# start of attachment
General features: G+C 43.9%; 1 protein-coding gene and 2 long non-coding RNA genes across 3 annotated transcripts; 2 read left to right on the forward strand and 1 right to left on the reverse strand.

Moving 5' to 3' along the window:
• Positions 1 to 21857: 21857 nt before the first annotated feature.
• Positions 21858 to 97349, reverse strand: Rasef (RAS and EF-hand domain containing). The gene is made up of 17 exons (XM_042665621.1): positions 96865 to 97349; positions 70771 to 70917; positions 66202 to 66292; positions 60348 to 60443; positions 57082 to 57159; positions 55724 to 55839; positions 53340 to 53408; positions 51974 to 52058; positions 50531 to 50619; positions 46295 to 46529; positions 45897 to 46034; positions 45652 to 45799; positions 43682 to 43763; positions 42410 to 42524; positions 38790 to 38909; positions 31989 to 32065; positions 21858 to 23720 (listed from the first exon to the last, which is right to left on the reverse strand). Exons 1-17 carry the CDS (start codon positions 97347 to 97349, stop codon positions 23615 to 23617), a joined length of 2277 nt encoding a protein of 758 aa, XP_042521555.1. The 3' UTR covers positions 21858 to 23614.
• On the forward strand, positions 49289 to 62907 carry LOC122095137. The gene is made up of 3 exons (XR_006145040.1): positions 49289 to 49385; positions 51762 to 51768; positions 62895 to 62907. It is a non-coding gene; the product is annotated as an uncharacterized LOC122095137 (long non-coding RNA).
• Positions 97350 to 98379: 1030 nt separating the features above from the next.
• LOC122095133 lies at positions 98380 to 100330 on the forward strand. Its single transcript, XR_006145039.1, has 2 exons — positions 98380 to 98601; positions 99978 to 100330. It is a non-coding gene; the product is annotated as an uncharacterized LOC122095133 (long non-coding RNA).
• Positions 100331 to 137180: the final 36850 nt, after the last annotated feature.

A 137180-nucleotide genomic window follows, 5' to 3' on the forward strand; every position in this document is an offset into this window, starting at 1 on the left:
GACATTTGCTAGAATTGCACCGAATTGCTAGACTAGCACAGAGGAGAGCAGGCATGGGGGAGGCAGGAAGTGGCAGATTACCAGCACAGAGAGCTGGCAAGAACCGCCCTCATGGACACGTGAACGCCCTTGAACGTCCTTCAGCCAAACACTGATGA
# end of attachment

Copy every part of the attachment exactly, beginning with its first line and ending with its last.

General features: G+C 43.9%; 1 protein-coding gene and 2 long non-coding RNA genes across 3 annotated transcripts; 2 read left to right on the forward strand and 1 right to left on the reverse strand.

Moving 5' to 3' along the window:
• Positions 1 to 21857: 21857 nt before the first annotated feature.
• Positions 21858 to 97349, reverse strand: Rasef (RAS and EF-hand domain containing). The gene is made up of 17 exons (XM_042665621.1): positions 96865 to 97349; positions 70771 to 70917; positions 66202 to 66292; positions 60348 to 60443; positions 57082 to 57159; positions 55724 to 55839; positions 53340 to 53408; positions 51974 to 52058; positions 50531 to 50619; positions 46295 to 46529; positions 45897 to 46034; positions 45652 to 45799; positions 43682 to 43763; positions 42410 to 42524; positions 38790 to 38909; positions 31989 to 32065; positions 21858 to 23720 (listed from the first exon to the last, which is right to left on the reverse strand). Exons 1-17 carry the CDS (start codon positions 97347 to 97349, stop codon positions 23615 to 23617), a joined length of 2277 nt encoding a protein of 758 aa, XP_042521555.1. The 3' UTR covers positions 21858 to 23614.
• On the forward strand, positions 49289 to 62907 carry LOC122095137. The gene is made up of 3 exons (XR_006145040.1): positions 49289 to 49385; positions 51762 to 51768; positions 62895 to 62907. It is a non-coding gene; the product is annotated as an uncharacterized LOC122095137 (long non-coding RNA).
• Positions 97350 to 98379: 1030 nt separating the features above from the next.
• LOC122095133 lies at positions 98380 to 100330 on the forward strand. Its single transcript, XR_006145039.1, has 2 exons — positions 98380 to 98601; positions 99978 to 100330. It is a non-coding gene; the product is annotated as an uncharacterized LOC122095133 (long non-coding RNA).
• Positions 100331 to 137180: the final 36850 nt, after the last annotated feature.

A 137180-nucleotide genomic window follows, 5' to 3' on the forward strand; every position in this document is an offset into this window, starting at 1 on the left:
GACATTTGCTAGAATTGCACCGAATTGCTAGACTAGCACAGAGGAGAGCAGGCATGGGGGAGGCAGGAAGTGGCAGATTACCAGCACAGAGAGCTGGCAAGAACCGCCCTCATGGACACGTGAACGCCCTTGAACGTCCTTCAGCCAAACACTGATGA